Posted by: rcottrill | May 14, 2010

Today in 1752 – Timothy Dwight Born

Timothy Dwight began reading the Scriptures at the age of four. In adulthood, he was an ordained Congregational clergyman and became an educator and academic. He was the grandson of pastor and theologian Jonathan Edwards, and a friend of George Washington’s. He served as a chaplain in the Connecticut Continental Brigade. When he was 22, Dwight published an epic poem (10,000 lines!) called The Conquest of Canaan, which was a strange mixture of biblical history and that of the contemporary New England of his day.

In 1795, Timothy Dwight became president of Yale University (from which he had graduated at the age of 13!). He also helped found Andover Theological Seminary. We know him in hymnody chiefly for one hymn, I Love Thy Kingdom, Lord.

I love Thy kingdom, Lord,
The house of Thine abode,
The church our blessed Redeemer saved
With His own precious blood.

Beyond my highest joy
I prize her heavenly ways,
Her sweet communion, solemn vows,
Her hymns of love and praise.

(2) Today in 1855 – Thomas Kelly Died
Irishman Thomas Kelly was the son of a judge. He was educated at Trinity College, Dublin, and was ordained as an Anglican clergyman in 1792.  He was a strong evangelical preacher, a brilliant man of exceptional learning, but humble and gracious in spirit. He was greatly beloved by the poor in the community because of his kindness and generosity toward them.

Thomas Kelly wrote many hymns. (The Cyber Hymnal lists 124.) For a bit more about the man and his hymns, see Today in 1769. Included in these songs, and still in common use are:

Hark, Ten Thousand Harps and Voices
Look, Ye Saints, the Sight Is Glorious
Praise the Saviour, Ye Who Know Him
The Head that Once Was Crowned with Thorns

From 1809 comes the triumphant second coming hymn, Look, Ye Saints, the Sight Is Glorious. It was originally called The Second Advent, and is based on Rev. 11:15,

Then the seventh angel sounded: And there were loud voices in heaven, saying, “The kingdoms of this world have become the kingdoms of our Lord and of His Christ, and He shall reign forever and ever!”

A number of tunes have been used with Kelly’s song. Coronae, by William Monk, is most familiar to me. Other books use Regent Square or Cwm Rhondda (the latter is used in the video link below).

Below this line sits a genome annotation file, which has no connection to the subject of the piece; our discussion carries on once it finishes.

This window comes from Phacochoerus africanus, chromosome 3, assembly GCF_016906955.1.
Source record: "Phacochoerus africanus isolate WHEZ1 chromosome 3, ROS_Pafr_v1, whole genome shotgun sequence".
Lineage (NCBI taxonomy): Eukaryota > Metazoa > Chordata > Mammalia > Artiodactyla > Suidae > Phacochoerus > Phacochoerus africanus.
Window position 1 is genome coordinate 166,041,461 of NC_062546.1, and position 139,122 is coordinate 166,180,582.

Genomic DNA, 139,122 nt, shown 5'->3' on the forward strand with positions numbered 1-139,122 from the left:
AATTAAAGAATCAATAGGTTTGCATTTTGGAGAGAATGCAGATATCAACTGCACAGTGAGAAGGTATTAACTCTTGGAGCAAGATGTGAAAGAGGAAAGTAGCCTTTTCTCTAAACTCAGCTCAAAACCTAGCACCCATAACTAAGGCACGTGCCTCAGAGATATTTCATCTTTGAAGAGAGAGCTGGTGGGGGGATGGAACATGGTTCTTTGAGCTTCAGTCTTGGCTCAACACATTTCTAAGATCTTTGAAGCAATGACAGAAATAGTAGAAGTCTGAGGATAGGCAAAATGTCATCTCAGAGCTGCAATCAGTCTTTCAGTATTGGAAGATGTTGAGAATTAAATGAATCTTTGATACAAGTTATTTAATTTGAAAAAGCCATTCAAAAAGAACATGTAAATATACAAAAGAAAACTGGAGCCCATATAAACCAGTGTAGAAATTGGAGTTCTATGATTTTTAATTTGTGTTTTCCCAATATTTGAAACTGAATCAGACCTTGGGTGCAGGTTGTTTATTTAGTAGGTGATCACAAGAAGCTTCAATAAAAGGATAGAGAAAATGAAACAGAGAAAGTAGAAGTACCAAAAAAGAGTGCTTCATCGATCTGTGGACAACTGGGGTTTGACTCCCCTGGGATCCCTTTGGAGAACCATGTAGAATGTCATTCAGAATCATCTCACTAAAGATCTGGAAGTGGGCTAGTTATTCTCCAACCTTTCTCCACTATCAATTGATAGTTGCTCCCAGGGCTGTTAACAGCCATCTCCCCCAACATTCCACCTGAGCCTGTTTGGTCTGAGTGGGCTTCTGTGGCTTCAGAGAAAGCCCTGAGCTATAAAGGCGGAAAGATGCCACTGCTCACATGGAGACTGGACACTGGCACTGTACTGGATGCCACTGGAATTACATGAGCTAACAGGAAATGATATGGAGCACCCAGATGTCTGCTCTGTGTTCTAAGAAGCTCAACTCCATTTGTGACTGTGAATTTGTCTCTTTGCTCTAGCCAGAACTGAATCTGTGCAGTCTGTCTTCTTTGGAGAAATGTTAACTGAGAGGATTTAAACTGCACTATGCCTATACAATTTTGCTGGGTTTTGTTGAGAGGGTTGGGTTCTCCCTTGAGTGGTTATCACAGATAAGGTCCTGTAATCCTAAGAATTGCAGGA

Look, ye saints! the sight is glorious:
See the Man of Sorrows now;
From the fight returned victorious,
Every knee to Him shall bow;
Crown Him, crown Him,
Crown Him, crown Him,
Crowns become the Victor’s brow,
Crowns become the Victor’s brow.

Sinners in derision scorned Him,
Mocking thus the Saviour’s claim;
Saints and angels crowd around Him,
Own His title, praise His name;
Crown Him, crown Him,
Crown Him, crown Him,
Spread abroad the Victor’s fame,
Spread abroad the Victor’s fame.


  1. Liturgical traditions celebrate Ascension in real time, on the 40th day after the resurrection (Happy Ascension! Yesterday was the 40th day). One of the suggested hymns is Look Ye Saints. Perhaps it has to do with Ascension’s other title, “Coronation Day” where Christ assumes His place and rules at the Father’s right hand.

    It is also sung to Bryn Calfaria. You have to add in an extra set of “Crown Him’s to make it work.

    • I have often felt that we in non-liturgical churches are missing something by not making more of the ascension. It relates to the ongoing ministry of Christ at the Father’s right hand as our great High Priest, and that is of daily significance to believers.

  2. It has a waning presence in liturgical churches. Some transfer it to the next Sunday, many just ignore it. I personally think we need to make a big deal of it again!

  3. […] Wordwise Hymns The Cyber […]

  4. […] Wordwise Hymns The Cyber […]

  5. […] Wordwise Hymns (Thomas Kelly died) The Cyber […]


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